Paronella Park is such a huge experience, it requires a blog all of its own. And as each picture paints a thousand words, this will be more of a photo essay. For more photos and information, visit www.paronellapark.com.au .
(The following is transcribed directly from their own brochure)
Everyone has a dream, but not everyone’s dreams are fulfilled. Jose Paronella’s dream was to build a castle. He chose a special part of Australia and created Paronella Park. On 5 hectares beside Mena Creek Falls he built his castle, picnic area by the falls, tennis courts, bridges, a tunnel, and wrapped it up in an amazing range of 7,500 tropical plants and trees. It opened to the public in 1935.
Paronella Park … is State and National Heritage listed, and is a National Trust listed property. … Paronella Park is the site of Queensland’s 1st privately owned hydro electric plant (1933).
We arrived late in the afternoon, following a shopping excursion in Ingham and camped up in the front yard of the Mena Creek Hotel (free camp), then walked the short distance to the entrance of the Park itself, across a suspension bridge. My discomfort with heights (and especially moving platforms at height) is still with me – no matter how many times I endeavour to conquer it.
This bridge is not part of the Park itself, but was built in 1988 as a Bicentennial Project. It was constructed by 18 Field Squadron, 2nd/3rd Field Engineer Regiment, Royal Australian Engineers.
Mena Creek Falls (taken from the Bridge)
This picture shows the suspension bridge high above the creek and falls, with the hydro electric plant on the far right. This has recently been restored to be fully functioning and it powers the entire Park.
Upon arrival we were greeted by Mark Evans (co-owner with his wife Judy) most warmly. He was pleased to hear that we had heard his interview with Richard Fidler on Conversations. Also he knew immediately that we were the 5th Wheeler camped at the pub and when we said we were checking out the camp area at the Park for re-location the next morning he asked were we not happy where we were. Of course we are, came our reply, but it’s a one night only camp. That’s when we found out that he owned the pub as well when he replied – Well if you’re happy there you can stay there until you’ve done your tour. I’ll let the staff know.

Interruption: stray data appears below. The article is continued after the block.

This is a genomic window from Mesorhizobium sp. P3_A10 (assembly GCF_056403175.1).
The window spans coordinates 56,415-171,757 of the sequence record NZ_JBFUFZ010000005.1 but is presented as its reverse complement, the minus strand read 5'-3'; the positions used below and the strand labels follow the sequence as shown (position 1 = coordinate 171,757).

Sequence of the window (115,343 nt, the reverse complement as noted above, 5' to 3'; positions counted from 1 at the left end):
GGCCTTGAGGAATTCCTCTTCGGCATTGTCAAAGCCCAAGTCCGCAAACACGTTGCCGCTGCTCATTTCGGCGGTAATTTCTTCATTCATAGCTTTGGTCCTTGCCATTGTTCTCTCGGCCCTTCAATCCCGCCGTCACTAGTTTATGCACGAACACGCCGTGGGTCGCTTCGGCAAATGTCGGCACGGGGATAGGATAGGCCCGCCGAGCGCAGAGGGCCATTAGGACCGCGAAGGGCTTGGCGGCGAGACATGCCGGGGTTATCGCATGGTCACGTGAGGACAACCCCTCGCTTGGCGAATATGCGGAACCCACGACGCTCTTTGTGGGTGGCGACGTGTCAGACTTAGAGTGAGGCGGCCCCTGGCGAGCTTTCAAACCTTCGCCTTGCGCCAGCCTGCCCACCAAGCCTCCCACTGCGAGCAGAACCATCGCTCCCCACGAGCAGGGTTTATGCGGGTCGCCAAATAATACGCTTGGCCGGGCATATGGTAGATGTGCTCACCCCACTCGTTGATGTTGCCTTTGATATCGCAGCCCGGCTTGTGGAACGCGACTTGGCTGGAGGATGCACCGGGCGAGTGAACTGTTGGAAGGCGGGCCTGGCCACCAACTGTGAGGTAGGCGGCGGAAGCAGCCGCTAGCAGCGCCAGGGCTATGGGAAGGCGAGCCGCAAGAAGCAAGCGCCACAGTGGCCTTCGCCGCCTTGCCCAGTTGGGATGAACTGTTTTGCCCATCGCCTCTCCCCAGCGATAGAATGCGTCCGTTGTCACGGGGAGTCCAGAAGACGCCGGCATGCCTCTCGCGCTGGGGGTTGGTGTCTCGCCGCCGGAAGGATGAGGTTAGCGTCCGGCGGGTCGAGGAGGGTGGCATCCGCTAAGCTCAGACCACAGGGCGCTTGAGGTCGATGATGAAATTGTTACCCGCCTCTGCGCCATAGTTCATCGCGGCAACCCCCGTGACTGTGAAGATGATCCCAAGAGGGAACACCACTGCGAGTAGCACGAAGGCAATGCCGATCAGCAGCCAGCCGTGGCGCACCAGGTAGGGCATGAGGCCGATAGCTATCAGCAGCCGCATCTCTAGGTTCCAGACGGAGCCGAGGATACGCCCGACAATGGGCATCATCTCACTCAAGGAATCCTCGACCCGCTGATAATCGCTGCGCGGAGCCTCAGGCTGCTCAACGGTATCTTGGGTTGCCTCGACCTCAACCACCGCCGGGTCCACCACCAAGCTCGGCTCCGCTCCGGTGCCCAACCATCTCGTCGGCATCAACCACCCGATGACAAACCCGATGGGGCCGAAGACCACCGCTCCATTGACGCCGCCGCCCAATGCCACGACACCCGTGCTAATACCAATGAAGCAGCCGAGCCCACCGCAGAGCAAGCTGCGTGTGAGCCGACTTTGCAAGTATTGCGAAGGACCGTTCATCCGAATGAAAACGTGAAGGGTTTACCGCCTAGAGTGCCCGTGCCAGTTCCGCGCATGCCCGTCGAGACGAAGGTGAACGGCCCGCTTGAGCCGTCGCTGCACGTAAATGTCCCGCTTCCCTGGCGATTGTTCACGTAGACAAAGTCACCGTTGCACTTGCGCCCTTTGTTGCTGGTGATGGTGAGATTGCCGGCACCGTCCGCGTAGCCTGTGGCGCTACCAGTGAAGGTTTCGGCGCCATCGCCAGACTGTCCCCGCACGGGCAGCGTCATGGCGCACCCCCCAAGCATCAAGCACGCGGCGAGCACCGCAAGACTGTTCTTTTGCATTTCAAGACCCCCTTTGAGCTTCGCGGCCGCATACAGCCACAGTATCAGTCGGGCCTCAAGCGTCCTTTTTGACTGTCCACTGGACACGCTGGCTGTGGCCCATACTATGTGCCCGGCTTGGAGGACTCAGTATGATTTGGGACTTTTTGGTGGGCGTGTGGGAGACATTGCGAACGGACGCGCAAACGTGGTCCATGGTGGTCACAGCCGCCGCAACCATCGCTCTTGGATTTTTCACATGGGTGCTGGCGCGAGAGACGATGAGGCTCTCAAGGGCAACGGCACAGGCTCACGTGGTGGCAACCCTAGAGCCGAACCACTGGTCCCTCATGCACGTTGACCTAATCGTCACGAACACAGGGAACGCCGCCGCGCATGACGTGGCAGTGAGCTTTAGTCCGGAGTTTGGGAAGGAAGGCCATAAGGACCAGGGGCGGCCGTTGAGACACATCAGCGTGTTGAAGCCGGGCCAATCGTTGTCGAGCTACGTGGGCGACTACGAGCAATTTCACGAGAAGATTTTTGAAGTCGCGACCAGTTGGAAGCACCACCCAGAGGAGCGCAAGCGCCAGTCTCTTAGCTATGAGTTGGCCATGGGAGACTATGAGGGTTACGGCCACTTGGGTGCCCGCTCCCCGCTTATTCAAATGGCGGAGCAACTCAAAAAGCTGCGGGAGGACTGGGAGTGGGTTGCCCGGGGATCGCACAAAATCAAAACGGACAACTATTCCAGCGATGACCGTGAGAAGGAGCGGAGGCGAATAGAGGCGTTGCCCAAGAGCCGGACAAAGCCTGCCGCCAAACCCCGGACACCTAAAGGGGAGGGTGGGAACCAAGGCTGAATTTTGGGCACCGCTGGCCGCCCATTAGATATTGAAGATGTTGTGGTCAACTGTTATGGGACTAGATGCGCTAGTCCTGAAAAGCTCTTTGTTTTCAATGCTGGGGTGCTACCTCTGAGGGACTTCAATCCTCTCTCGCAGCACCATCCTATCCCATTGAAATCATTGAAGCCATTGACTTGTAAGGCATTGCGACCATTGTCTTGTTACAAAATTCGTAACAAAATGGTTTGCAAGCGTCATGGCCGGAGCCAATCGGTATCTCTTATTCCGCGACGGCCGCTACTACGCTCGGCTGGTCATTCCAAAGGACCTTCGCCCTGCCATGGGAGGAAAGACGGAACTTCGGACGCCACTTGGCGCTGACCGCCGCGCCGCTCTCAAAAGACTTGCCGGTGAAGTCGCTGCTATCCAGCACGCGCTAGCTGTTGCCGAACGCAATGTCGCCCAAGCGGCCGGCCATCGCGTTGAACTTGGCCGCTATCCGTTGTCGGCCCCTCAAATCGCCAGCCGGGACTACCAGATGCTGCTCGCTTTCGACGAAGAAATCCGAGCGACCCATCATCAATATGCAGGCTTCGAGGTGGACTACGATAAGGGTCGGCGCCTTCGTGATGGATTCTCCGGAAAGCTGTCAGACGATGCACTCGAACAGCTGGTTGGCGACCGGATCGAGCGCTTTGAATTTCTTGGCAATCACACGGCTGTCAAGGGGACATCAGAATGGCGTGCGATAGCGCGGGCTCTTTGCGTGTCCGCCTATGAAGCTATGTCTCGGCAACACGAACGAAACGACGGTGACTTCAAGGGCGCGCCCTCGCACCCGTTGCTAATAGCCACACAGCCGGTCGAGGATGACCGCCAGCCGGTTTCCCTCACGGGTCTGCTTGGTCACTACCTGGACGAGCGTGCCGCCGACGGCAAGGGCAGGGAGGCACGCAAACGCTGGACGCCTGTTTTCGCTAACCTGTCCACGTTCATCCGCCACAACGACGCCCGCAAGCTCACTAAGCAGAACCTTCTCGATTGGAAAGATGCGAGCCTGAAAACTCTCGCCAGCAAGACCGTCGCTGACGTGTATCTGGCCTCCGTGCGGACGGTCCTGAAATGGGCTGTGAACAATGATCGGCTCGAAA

Mark & Judy definitely know how to operate within the tourism/hospitality industry. Nothing is ever too much bother, the customer is always right, and word of mouth is the best advertising money can’t buy. We even heard him tell an older couple that if they wanted to bring their picnic lunch & thermos in to sit on the deck and enjoy, then they were more than welcome so to do!
Gordon enjoying a read & a coffee on the deck, prior to our day tour.
An arrangement of tropical flowers – all picked from the Park.
The tour guides (we had a young lady in the morning, and a young gentleman – who co-incidentally is their official photographer for their brochures, website etc – in the evening) are very well trained, well spoken and quite passionate about the Park and its history. The story of the Paronella family is very emotional, and as it is told by the guides you can feel yourself drawn to the family.
Jose and Margarita on their Wedding Day in 1925
Teresa Joe & Val
Jose was a pastry chef, prior to embarking on what was to become his life’s work. He came to Australia to prepare for a better life for his future wife, and began as a cane-cutter in Far North Queensland. He saved enough money to buy a cane-farm, then another and so on. After 12 years he returned to Spain to claim his bride – only to discover she had grown tired of waiting (bear in mind he never wrote home in all that time) and had married another man. Not to be defeated, Jose proposed to her sister Margarita and they were duly married. The trip to Australia was to be their honeymoon.
All the work at Paronella Park was hand-made by Jose and his workers. In the cement work, the indents of their fingers/hands can still be seen to this day.
The planters (which can be seen in the centre of the bottom picture) were individually moulded by Jose – all 500 of them! But that is nothing compared to the balustrade inserts – there were 8,000 of them. Yes, EIGHT THOUSAND – once again all individually moulded by Jose. The man was truly driven by his dream.
The creek is fast flowing and home to much aquatic like, including black bream, turtles and eels – all of whom benefit from being fed special pellets provided to the visitors for just such purpose.
The gardens, despite having been ravaged over time by many floods and cyclones, are most impressive.
The Kauri Walk – from each end. These trees are 80 years old.
The Fountain, between the Tea Rooms and the Playing fields.
After a full morning (over four hours), we trundled back to ‘the pub’ for a rest before returning at dusk for the night tour. There is a restoration programme underway, which will eventually see all the buildings reinforced and made safe for visitors to view from closer range. At the moment – due principally to flood damage and subsequent ‘concrete cancer’ – the main buildings are only viewed from a safe distance, and some judicially placed structural supports need to be taken into account when lining up your photo.
The Wishing Well – at the entrance to the old Ballroom
The Fountain near the Tea Rooms
The main Mena Creek Falls . . . and Teresa Falls
Paronella Park is definitely a ‘must do’ – these few words and pictures can go nowhere near the actual experience. And, once again highlighting Mark & Judy’s vision, your pass is valid for two years. Yes, TWO years. All that is required is photo identification and (the really hard part for me) keeping (and remembering where you kept) your ticket/pass.
Do yourselves a favour – come visit Paronella Park.
Until next time . . .
Live the Life You Love